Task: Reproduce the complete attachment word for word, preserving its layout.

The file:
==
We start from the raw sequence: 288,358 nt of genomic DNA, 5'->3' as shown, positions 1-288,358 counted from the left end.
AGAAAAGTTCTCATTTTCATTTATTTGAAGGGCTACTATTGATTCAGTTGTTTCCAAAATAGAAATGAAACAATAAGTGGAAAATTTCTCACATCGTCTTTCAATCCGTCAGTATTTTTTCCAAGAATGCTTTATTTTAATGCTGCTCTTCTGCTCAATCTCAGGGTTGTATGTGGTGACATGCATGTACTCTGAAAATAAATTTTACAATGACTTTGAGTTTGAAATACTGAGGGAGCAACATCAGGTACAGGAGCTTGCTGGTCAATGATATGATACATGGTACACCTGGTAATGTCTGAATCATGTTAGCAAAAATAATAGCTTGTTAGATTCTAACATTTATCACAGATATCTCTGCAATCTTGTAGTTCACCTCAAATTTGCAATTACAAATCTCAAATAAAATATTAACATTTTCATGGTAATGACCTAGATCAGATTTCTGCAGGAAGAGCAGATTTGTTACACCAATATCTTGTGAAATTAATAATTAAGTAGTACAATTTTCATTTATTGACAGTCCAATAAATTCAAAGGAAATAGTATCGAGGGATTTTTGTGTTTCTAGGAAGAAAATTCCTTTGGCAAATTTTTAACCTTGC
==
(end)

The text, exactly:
We start from the raw sequence: 288,358 nt of genomic DNA, 5'->3' as shown, positions 1-288,358 counted from the left end.
AGAAAAGTTCTCATTTTCATTTATTTGAAGGGCTACTATTGATTCAGTTGTTTCCAAAATAGAAATGAAACAATAAGTGGAAAATTTCTCACATCGTCTTTCAATCCGTCAGTATTTTTTCCAAGAATGCTTTATTTTAATGCTGCTCTTCTGCTCAATCTCAGGGTTGTATGTGGTGACATGCATGTACTCTGAAAATAAATTTTACAATGACTTTGAGTTTGAAATACTGAGGGAGCAACATCAGGTACAGGAGCTTGCTGGTCAATGATATGATACATGGTACACCTGGTAATGTCTGAATCATGTTAGCAAAAATAATAGCTTGTTAGATTCTAACATTTATCACAGATATCTCTGCAATCTTGTAGTTCACCTCAAATTTGCAATTACAAATCTCAAATAAAATATTAACATTTTCATGGTAATGACCTAGATCAGATTTCTGCAGGAAGAGCAGATTTGTTACACCAATATCTTGTGAAATTAATAATTAAGTAGTACAATTTTCATTTATTGACAGTCCAATAAATTCAAAGGAAATAGTATCGAGGGATTTTTGTGTTTCTAGGAAGAAAATTCCTTTGGCAAATTTTTAACCTTGC